A junior majoring in pre-nursing, Marisol Gutierrez is a single mother who is reliant on scholarship support and financial aid to fund her education. She juggles the challenge of caring for her child and attending school full-time, yet still manages to maintain a 3.46 grade point average.
Last year, Marisol balanced a five-week course to earn her Certified Nursing Assistant Certificate. Despite the demands at home and in the classroom, she remains involved in student organizations and volunteer efforts. Marisol is a member of Unidas Seremos, an organization for undergraduate minority women on campus that celebrates cultures and performs community service. She is a member of the Latino Student Union and was an EOP mentor during the fall quarter last year. Marisol volunteered at the Outpatient Cancer Treatment Center at Swedish Medical Center, providing support to patients. It was a cause she could relate to, as her father died from bone marrow cancer and her twin sister has been diagnosed with leukemia.
A recipient of the 2010 Ward Merit Award Scholarship, Marisol is inspired to pursue a career in healthcare based on her experience as a mother and the issues she faced seeking medical treatment for her young daughter. After graduation, Marisol plans to become a bilingual pediatric nurse practitioner to help the underrepresented Latino/Hispanic community in her hometown of Yakima, Washington. Marisol would also like to start a program that provides services such as childcare, financial aid, and transportation to single mothers who wish to further their education.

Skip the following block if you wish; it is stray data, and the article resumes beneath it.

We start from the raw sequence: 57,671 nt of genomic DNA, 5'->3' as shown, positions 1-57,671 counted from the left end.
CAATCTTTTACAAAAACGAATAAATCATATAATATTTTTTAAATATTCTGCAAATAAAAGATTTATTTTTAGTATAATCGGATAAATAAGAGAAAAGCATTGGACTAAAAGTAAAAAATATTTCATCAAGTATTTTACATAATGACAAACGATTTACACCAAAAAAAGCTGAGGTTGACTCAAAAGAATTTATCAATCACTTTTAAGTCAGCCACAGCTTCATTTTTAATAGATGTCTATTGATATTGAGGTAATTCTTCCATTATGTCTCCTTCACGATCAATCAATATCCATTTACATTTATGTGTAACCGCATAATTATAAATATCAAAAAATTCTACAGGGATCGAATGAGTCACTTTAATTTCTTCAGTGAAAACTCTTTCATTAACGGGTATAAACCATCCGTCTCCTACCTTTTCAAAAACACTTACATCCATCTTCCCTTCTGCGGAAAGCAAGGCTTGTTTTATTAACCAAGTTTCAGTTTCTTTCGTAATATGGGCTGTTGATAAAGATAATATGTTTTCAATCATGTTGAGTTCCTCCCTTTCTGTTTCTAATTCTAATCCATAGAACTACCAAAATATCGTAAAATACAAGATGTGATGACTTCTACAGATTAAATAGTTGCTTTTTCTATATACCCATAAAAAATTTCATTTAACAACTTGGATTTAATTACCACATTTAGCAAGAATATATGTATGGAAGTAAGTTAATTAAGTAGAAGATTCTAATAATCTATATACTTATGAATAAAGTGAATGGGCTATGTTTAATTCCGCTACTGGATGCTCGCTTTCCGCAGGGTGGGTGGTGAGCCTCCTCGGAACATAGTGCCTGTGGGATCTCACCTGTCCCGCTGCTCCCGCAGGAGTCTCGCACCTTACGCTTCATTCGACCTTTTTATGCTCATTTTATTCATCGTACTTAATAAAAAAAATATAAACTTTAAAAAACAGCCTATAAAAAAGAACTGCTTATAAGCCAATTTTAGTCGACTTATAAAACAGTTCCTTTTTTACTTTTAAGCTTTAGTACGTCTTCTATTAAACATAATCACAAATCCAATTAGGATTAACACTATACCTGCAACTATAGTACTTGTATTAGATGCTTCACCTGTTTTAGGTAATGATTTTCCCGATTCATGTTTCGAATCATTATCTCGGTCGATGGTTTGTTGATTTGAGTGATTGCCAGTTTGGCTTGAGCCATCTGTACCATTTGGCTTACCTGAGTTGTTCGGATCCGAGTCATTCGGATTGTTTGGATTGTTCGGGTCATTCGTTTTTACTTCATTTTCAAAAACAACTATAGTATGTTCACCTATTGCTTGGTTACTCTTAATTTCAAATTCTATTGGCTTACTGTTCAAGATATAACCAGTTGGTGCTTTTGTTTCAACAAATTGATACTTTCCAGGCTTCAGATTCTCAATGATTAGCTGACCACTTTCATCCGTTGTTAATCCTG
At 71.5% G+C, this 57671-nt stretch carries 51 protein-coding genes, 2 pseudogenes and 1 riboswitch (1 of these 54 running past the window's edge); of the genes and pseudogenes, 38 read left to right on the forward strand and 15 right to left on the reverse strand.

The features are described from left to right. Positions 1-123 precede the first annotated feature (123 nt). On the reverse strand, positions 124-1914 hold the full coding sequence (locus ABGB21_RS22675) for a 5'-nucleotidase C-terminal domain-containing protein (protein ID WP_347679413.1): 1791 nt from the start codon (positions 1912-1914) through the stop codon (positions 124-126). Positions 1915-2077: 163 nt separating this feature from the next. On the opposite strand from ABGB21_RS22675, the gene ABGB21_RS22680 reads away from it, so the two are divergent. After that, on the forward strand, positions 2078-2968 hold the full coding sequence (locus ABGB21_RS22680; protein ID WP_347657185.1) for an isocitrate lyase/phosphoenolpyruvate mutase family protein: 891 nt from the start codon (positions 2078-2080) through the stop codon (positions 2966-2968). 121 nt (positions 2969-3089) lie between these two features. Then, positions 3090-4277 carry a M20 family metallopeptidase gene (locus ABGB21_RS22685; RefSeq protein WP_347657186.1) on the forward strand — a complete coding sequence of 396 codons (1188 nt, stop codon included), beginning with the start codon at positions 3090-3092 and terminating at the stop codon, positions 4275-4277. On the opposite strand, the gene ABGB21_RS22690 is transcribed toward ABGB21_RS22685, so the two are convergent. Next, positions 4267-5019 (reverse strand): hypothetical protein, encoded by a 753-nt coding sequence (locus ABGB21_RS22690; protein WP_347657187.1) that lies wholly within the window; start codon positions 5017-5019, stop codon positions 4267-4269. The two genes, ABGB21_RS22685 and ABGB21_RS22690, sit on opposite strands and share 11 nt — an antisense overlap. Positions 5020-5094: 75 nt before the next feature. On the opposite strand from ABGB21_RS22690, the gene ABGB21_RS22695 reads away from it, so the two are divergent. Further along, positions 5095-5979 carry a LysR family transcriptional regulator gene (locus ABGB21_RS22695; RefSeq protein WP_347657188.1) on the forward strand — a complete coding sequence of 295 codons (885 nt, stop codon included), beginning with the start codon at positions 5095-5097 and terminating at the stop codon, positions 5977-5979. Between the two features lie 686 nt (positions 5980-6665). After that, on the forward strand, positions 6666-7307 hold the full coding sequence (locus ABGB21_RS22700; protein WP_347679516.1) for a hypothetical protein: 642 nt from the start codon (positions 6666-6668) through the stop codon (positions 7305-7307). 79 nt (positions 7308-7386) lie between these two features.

Robert T. and Nancy J. Knight Scholar
Senior, American Indian Studies
Anna Hohag is from the Bishop Paiute Shoshone Reservation in Bishop, California. A senior majoring in American Indian studies with a minor in international studies, Anna initially struggled with the move to Seattle but has found a new sense of community at the University of Washington thanks to services provided by the Office of Minority Affairs and Diversity and the First Nations group.
Anna has participated in many community service opportunities with the Longhouse Media and Native Lens program, a non-profit indigenous media arts organization. During the spring quarter last year, she tutored at-risk middle-school youth through the Pipeline Project. In addition to her work with First Nations, Anna serves as a mentor to four UW students in Adelante Yehawali. She is most proud of her involvement in Wünüt, a coalition of young adults and Bishop Paiute Tribal members committed to action that positively impacts Native youth. Anna also finds time to participate in intramural softball and basketball.